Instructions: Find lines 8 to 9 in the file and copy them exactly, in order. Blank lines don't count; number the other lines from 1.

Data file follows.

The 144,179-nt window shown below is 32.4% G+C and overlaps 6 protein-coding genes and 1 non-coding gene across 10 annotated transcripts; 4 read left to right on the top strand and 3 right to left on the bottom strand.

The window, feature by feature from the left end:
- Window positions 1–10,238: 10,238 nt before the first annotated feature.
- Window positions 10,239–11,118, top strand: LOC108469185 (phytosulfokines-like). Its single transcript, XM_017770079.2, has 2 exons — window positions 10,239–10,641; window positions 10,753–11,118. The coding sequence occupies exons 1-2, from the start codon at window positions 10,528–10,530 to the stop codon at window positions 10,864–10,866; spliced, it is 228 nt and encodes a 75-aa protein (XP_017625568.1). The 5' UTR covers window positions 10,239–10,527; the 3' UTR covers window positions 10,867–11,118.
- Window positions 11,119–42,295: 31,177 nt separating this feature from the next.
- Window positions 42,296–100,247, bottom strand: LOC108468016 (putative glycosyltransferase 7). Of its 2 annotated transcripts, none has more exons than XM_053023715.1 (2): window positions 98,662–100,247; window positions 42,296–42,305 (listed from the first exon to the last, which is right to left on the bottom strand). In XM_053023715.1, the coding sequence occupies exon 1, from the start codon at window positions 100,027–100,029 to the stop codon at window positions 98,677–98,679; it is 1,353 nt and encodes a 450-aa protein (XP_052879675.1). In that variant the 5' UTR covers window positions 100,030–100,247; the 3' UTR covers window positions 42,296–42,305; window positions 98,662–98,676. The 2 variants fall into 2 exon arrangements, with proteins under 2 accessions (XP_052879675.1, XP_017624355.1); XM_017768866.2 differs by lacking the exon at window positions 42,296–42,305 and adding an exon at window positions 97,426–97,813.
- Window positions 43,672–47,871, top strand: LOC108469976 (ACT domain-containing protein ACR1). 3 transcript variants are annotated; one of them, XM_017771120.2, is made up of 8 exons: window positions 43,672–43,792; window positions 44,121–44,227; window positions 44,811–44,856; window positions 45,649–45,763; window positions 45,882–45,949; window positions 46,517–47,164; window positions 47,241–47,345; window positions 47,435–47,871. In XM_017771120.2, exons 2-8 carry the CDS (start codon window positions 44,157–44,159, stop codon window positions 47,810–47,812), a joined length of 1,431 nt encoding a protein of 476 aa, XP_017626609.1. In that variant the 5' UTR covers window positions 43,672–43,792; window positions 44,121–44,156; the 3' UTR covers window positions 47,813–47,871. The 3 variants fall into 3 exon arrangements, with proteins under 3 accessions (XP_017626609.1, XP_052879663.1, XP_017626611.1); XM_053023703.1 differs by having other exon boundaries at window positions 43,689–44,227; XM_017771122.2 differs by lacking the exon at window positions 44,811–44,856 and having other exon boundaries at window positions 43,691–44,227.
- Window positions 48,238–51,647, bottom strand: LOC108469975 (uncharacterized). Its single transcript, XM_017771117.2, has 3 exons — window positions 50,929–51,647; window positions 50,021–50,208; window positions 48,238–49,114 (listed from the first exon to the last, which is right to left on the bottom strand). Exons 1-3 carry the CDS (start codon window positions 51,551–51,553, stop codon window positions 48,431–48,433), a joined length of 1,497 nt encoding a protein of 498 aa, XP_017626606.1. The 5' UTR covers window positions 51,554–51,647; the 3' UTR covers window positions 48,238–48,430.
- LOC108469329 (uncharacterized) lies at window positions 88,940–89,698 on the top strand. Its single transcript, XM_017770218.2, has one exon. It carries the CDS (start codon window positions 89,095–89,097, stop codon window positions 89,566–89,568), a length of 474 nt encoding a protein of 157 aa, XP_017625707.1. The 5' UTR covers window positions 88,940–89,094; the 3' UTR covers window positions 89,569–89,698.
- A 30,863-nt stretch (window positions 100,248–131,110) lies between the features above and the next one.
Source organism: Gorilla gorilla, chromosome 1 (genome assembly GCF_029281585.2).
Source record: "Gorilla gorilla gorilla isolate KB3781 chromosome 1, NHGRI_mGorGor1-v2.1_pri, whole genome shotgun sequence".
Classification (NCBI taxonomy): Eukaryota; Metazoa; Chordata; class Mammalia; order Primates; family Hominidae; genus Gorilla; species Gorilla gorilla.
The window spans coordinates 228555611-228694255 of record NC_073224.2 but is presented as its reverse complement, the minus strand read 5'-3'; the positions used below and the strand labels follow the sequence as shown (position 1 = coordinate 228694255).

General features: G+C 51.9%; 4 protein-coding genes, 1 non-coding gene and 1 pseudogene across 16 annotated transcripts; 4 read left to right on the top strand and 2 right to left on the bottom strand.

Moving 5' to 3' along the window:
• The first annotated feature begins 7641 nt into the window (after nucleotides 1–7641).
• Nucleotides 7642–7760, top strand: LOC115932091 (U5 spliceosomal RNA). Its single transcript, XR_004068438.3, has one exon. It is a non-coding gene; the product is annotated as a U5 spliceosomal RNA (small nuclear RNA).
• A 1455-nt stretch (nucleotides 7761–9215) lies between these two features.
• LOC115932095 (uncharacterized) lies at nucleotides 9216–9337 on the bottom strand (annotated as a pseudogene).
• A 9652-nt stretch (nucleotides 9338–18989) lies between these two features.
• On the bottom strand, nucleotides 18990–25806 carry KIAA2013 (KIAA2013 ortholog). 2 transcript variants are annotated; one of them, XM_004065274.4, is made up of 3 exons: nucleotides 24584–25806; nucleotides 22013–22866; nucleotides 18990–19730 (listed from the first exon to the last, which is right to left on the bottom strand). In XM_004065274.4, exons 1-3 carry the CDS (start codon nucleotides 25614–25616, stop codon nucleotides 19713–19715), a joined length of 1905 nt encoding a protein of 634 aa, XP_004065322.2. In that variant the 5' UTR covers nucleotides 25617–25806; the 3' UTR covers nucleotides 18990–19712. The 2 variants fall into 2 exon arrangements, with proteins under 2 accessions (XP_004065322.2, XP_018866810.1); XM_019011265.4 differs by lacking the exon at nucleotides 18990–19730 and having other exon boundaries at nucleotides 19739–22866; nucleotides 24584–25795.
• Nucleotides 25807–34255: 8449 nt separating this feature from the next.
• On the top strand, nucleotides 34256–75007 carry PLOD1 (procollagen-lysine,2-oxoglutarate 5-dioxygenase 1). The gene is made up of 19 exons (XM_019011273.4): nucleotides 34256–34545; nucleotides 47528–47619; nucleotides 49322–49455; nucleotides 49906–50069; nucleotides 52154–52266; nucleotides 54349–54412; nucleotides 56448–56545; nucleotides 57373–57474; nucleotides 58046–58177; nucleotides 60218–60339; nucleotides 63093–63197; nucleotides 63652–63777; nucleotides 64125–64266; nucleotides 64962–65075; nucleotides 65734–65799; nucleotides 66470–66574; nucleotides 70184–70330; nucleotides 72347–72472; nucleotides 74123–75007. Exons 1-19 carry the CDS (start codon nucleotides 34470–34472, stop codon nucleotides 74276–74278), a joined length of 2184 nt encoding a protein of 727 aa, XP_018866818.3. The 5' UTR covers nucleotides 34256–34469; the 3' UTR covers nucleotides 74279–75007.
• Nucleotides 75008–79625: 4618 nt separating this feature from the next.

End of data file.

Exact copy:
- Window positions 48,238–51,647, bottom strand: LOC108469975 (uncharacterized). Its single transcript, XM_017771117.2, has 3 exons — window positions 50,929–51,647; window positions 50,021–50,208; window positions 48,238–49,114 (listed from the first exon to the last, which is right to left on the bottom strand). Exons 1-3 carry the CDS (start codon window positions 51,551–51,553, stop codon window positions 48,431–48,433), a joined length of 1,497 nt encoding a protein of 498 aa, XP_017626606.1. The 5' UTR covers window positions 51,554–51,647; the 3' UTR covers window positions 48,238–48,430.
- LOC108469329 (uncharacterized) lies at window positions 88,940–89,698 on the top strand. Its single transcript, XM_017770218.2, has one exon. It carries the CDS (start codon window positions 89,095–89,097, stop codon window positions 89,566–89,568), a length of 474 nt encoding a protein of 157 aa, XP_017625707.1. The 5' UTR covers window positions 88,940–89,094; the 3' UTR covers window positions 89,569–89,698.